Friday, 21 July 2006: 1:30 PM-3:00 PM
Advancing Information Literacy Knowledge and Skills Through Collaboration: An Interdisciplinary Approach
Learning Objective #1: To explore the need for Information Literacy competency in nursing and nursing education
Learning Objective #2: To describe the process for instituting a cross-discipline, cross-program Information Literacy plan in a college of nursing
Information literacy knowledge and skills are critical to providing evidence-based care in today's rapidly progressing healthcare environment. Healthcare providers must be able to recognize the need for information and be able to effectively locate, access electronically, retrieve, and use the information for decision-making in practice. Research (Pierce, 2000; Tanner, 2000; Pravikoff, Tanner & Pierce, 2005) indicates that today's nurses do not have these necessary information literacy knowledge and skills. In order to prepare the next generation of nurses to meet the information literacy challenge, education must begin early in the student nurses' schooling and continue throughout their programs so that they graduate with IL competencies necessary for practice. Using case study with critical analysis methodology, the symposium presenters build a definitive argument for the significance of IL for healthcare providers, then trace the journey undertaken by one College of Nursing and Allied Health, driven by the recognition of the need for information literacy knowledge and skills in its graduates, to solve the problem. A group of interdisciplinary faculty formed the Information Literacy Quality Circle to lead a grass roots movement to plan, develop, implement, and evaluate an evidence-based information literacy plan that crosses program and discipline boundaries. The journey initiated with the group's review of literature and the challenge to define information literacy within the context of nursing and allied health. Subsequently, the journey led them to: (1) identify the desired knowledge and skills for inclusion in the curricula; (2) develop a cross-curricula plan in an easily readable matrix format that facilitated progressive integration of IL by faculty into courses; and (3) evaluate the outcomes evolving from implementation of the plan. In conclusion, the group discusses lessons learned to date from the analysis of the strategies and current results of this exciting, rewarding, and replicable project.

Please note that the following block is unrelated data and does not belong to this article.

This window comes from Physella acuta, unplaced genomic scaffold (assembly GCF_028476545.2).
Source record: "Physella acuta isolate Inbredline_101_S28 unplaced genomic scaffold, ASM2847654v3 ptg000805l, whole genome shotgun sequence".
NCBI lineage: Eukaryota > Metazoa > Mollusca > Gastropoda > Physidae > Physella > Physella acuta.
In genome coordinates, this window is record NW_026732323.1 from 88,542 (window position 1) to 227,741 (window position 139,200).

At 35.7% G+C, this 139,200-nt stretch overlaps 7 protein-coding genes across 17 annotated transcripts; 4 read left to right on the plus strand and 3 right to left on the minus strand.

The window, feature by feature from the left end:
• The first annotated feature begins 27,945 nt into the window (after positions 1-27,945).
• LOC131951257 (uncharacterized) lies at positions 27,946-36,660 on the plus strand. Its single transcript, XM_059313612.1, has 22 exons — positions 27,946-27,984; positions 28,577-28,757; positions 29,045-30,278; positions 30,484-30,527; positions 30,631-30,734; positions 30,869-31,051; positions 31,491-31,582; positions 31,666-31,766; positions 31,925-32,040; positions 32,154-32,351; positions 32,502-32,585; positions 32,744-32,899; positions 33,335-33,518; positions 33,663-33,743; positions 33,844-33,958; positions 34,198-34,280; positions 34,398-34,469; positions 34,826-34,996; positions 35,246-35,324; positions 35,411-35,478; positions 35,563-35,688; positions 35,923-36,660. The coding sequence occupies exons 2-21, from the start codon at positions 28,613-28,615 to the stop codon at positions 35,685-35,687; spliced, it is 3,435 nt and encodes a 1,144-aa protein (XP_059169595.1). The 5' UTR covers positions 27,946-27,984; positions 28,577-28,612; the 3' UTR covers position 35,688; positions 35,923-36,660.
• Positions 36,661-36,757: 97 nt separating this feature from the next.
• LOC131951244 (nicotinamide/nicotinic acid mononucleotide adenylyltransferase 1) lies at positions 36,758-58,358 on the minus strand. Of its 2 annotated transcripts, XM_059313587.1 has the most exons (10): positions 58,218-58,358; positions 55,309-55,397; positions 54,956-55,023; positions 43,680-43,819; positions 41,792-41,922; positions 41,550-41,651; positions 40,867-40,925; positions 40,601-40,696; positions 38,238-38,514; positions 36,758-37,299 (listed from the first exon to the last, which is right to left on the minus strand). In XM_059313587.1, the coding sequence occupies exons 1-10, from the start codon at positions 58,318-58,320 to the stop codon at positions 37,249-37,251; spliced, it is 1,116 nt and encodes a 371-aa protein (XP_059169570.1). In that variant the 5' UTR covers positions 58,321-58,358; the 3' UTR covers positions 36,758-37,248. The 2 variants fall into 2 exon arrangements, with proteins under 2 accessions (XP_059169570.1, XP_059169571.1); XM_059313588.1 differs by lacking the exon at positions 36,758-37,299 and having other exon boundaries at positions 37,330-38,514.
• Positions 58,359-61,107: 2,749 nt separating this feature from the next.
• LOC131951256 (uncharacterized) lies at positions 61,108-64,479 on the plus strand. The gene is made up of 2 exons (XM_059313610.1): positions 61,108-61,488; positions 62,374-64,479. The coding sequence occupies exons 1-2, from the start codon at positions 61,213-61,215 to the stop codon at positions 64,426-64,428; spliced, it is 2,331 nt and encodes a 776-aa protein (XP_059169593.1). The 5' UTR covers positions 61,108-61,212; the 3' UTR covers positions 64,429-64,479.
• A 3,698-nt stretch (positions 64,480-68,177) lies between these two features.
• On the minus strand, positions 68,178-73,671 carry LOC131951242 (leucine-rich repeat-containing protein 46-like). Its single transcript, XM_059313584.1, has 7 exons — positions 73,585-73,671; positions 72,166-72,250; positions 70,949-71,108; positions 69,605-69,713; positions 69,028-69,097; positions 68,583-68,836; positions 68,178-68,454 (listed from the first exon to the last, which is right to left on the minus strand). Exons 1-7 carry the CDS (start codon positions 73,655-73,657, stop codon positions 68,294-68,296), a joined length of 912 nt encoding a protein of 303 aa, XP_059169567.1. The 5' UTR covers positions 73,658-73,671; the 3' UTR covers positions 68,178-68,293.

Organizer:Susan T. Pierce, RN, EdD
 An Offer That Cannot Be Refused: The Evidence for Information Literacy Competency in Nursing Education and Practice
Susan T. Pierce, RN, EdD, Annelle Tanner, RN, EdD
 Developing a College of Nursing and Allied Health Information Literacy Program: An Interdisciplinary Process
Deborah Moore, Laura Aaron, PhD, MSRS, BS
 An Information Literacy Plan: Evaluation of Learner competencies and Outcomes
Diane Graham Webb, Debra P. Shelton, MSN, APRN, CNE